Yeasts were isolated from leaves of field-grown pepper plants cultivated in South Korea during May to October in 2013, 2014, and 2015. Two to three leaves from a healthy plant were detached and placed in a plastic bag in an icebox for preservation during transport to the laboratory. Yeasts were isolated from leaf surfaces by sonication and from inside leaves by homogenizing leaves after surface sterilization in 0.1 M MgSO4 and preparing serial dilutions. Then, the serial dilutions were plated on YPD agar medium (10 g of yeast extract, 20 g of peptone, 20 g of dextrose, and 20 g of agar per 1 L of water) containing 100 μL/mL rifampicin to inhibit prokaryotic bacterial growth. Two days after plating, individual isolates were transferred to fresh YPD agar medium to confirm their purity in order to avoid cross contamination by streaking. A total of 838 yeasts and yeast-like isolates were purified and selected for further study.

Metagenomic analysis of leaf yeast microbiota

Total genomic DNA was extracted from the purified isolates using an AccuPrep® Genomic DNA Extraction Kit (Bioneer, Daejeon, Korea). The nuclear ribosomal ITS region of genomic DNA was amplified with ITS1 (5′-TCCGTAGGTGAACCTGCGG-3′) and ITS4 (5′-TCCTCCGCTTATTGATATGC-3′) primers using Quick PCR Premix containing Taq DNA polymerase, dNTPs, reaction buffer, and tracking dye (Genenmed, Daejeon, Korea). PCR analyses were conducted in a PTC100 Thermal Cycler (MJ Research, Watertown, MA, USA) using an initial denaturation step of 95 °C for 5 min; followed by 29 cycles of denaturation for 1 min at 94 °C, primer annealing for 30 s at 52 °C, and extension for 30 s at 72 °C; with a final extension for 10 min at 72 °C. Amplified PCR products were detected by electrophoresis on a 0.75% agarose gel and purified with an AccuPrep® PCR Purification Kit (Bioneer). The ITS region of the yeast isolates was sequenced using the same PCR primers and the ABI3700 automated DNA sequencer (Applied Biosystems, Foster City, CA, USA). The ITS sequences of yeast isolates were aligned using MUSCLE v3.8.31 (Edgar, 2004) with default penalties for gaps. Aligned positions with >50% gaps were removed using GBLOCKS v0.9164. BioEdit v7.1.365 was used to exclude ambiguous and uninformative variable sites at both ends of the alignment. Then, pairwise sequence distances from the resulting alignment were calculated using PAUP* v4.0b1066 with the Kimura 2-parameter model, and a distance matrix was prepared. To distribute the yeast isolates according to the ITS sequence similarity, principal component analysis and dot plotting were performed using the functions PRCOMP and GGPLOT2, respectively, of the R package v3.2.2. The phylogenetic position of the strain RGJ1 was then determined. The DNA sequence was BLAST-searched against the ITS sequence database UNITE67. The ITS sequences of RGJ1 and related taxa were aligned and edited using the methods described above. Phylogenetic analysis was performed based on the neighbor-joining method68. Tree reconstruction was conducted with PAUP* v4.0b10 with the Kimura 2-parameter model. Phylogenetic confidence was evaluated by the non-parametric bootstrap method with 1,000 replicates69. Bootstrap tree consensus was obtained using the Python library SumTrees with the option of 50% majority rule70. Trees were visualized using Dendroscope v2.7.471.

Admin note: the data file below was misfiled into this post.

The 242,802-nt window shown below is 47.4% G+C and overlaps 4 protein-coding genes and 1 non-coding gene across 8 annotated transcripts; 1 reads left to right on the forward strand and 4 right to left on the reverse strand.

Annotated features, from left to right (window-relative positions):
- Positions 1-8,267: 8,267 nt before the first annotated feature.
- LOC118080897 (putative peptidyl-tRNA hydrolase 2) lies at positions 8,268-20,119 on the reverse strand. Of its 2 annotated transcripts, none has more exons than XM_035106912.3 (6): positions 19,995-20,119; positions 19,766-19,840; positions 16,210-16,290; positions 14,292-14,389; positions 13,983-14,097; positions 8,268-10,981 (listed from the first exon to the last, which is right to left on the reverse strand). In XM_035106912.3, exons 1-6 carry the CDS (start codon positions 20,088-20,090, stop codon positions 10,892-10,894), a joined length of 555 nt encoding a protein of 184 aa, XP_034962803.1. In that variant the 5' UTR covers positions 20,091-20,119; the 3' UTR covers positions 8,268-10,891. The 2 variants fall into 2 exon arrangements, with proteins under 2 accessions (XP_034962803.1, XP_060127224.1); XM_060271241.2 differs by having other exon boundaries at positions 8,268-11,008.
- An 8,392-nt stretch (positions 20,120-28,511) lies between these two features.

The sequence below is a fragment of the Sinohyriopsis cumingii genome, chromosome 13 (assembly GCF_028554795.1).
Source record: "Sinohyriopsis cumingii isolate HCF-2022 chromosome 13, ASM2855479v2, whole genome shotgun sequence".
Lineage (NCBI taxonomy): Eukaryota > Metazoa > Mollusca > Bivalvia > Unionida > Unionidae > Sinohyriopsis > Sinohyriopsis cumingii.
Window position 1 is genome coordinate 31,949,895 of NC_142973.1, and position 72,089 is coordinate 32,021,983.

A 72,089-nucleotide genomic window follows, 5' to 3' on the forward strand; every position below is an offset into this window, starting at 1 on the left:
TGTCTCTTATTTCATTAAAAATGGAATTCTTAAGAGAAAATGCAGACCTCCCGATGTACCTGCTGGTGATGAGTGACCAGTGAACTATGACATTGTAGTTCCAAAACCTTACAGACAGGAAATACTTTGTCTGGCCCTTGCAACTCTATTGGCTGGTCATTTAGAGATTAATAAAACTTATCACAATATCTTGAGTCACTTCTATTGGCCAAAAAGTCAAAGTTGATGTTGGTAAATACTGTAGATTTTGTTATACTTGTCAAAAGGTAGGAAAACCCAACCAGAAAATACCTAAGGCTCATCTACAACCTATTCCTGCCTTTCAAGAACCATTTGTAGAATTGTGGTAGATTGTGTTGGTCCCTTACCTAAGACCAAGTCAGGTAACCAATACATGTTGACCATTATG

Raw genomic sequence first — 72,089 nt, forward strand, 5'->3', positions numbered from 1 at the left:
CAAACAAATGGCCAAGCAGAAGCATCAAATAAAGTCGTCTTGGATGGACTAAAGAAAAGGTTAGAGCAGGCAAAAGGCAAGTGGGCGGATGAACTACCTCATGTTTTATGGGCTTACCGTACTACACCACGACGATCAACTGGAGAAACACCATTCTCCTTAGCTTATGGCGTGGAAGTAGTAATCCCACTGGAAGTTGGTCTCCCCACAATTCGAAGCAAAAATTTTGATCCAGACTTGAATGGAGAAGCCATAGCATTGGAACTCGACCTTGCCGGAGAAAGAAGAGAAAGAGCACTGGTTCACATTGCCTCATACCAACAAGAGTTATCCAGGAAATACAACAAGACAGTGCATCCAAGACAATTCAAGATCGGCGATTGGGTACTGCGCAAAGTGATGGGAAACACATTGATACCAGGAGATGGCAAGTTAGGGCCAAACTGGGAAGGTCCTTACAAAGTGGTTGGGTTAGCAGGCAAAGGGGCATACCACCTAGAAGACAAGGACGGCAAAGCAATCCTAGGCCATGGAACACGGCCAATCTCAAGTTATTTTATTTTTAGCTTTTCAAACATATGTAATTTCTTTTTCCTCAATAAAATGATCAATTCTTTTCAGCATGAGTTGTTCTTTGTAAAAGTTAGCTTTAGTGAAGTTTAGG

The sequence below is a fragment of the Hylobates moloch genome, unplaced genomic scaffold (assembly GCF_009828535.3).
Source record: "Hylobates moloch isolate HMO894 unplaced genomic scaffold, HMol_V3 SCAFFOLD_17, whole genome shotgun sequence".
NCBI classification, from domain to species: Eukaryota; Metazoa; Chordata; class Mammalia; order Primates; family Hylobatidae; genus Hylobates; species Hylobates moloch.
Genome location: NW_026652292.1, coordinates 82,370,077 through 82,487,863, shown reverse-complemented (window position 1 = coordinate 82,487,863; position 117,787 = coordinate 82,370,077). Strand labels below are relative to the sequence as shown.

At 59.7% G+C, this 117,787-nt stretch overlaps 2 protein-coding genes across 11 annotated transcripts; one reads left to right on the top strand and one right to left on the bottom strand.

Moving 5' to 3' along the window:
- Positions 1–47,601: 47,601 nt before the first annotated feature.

Induced resistance against X. axonopodis by yeasts in the greenhouse

A total of 838 yeasts and yeast-like isolates were purified during a 3-year screen of plant protection against X. axonopodis pv. vesicatoria, including 108 isolates from 2013, 342 isolates from 2014, and 382 isolates from 2015, using a modified protocol that was described previously43. Four isolates were ultimately selected because they consistently protected plants from X. axonopodis pv. vesicatoria, including P. churashimaensis RGJ1, Cryptococcus magnus RGJ5, Pseudozyma aphidis GS5, and Pseudozyma tsukubaensis GS6. Purified yeast isolates were grown on YPD agar medium for 2–3 days at 30 °C, yeast suspensions were prepared by harvesting isolated yeast colonies into sterile distilled water by centrifugation at 10,000 × g and washed once with sterile distilled water, and the yeast suspension density was adjusted to 108 colony-forming units (cfu)/mL.